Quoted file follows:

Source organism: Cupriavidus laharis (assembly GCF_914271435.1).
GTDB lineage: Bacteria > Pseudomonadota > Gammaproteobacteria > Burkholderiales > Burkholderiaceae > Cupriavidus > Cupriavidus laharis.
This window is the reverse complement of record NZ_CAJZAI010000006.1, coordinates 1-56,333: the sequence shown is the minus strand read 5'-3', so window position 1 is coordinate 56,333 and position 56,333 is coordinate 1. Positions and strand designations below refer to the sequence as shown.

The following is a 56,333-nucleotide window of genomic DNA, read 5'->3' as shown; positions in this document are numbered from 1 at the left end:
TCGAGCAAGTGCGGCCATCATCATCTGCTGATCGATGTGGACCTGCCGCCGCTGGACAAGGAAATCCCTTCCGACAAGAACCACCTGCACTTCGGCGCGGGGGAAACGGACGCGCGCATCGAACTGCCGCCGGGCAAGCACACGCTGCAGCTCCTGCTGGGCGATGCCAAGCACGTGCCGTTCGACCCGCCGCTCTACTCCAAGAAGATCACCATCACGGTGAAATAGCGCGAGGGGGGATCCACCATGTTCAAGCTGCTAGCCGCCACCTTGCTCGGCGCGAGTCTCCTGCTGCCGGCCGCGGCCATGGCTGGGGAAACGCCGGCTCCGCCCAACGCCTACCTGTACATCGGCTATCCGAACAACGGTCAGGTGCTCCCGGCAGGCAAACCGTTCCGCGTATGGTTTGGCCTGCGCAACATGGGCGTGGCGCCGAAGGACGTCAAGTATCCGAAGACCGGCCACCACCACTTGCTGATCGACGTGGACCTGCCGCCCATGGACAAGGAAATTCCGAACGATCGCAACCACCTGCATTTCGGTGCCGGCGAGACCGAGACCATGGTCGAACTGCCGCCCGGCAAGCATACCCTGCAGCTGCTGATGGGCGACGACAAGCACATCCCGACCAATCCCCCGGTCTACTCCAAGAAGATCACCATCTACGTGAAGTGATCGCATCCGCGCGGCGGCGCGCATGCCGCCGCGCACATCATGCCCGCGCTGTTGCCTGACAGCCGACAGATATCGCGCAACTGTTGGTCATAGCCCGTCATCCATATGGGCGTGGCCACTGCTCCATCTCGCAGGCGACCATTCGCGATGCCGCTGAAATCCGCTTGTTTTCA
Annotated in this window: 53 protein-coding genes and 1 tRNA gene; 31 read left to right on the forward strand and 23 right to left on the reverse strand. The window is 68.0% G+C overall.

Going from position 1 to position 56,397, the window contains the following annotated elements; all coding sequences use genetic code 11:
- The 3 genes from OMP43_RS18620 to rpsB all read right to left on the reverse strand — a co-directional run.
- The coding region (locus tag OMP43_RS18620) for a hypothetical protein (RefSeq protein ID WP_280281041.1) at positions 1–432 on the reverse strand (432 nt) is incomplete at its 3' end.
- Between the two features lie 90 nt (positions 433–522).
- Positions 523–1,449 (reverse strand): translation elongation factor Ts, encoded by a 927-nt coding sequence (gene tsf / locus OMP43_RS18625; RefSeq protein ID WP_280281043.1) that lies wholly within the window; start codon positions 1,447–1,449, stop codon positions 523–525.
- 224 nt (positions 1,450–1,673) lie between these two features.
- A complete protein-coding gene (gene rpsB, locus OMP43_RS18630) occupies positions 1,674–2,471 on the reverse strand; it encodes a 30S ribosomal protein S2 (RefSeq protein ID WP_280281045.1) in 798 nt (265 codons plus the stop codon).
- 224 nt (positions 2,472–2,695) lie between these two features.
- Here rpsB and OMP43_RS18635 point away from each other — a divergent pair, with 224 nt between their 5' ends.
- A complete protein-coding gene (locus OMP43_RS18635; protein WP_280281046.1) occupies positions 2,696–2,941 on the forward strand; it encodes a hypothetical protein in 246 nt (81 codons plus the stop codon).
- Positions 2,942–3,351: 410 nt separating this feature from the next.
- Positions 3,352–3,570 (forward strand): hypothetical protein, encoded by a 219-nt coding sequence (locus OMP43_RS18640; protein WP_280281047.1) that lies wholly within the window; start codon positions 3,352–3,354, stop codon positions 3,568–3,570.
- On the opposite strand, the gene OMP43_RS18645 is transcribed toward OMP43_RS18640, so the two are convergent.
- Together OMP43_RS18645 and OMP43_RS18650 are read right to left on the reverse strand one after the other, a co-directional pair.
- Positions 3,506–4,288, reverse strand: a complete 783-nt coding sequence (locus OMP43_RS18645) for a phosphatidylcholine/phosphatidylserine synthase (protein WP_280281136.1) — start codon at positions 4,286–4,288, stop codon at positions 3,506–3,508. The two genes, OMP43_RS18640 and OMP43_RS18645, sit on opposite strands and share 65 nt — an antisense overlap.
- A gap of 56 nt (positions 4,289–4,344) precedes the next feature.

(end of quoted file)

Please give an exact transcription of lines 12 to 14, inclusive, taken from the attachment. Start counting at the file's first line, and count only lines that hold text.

- 224 nt (positions 1,450–1,673) lie between these two features.
- A complete protein-coding gene (gene rpsB, locus OMP43_RS18630) occupies positions 1,674–2,471 on the reverse strand; it encodes a 30S ribosomal protein S2 (RefSeq protein ID WP_280281045.1) in 798 nt (265 codons plus the stop codon).
- 224 nt (positions 2,472–2,695) lie between these two features.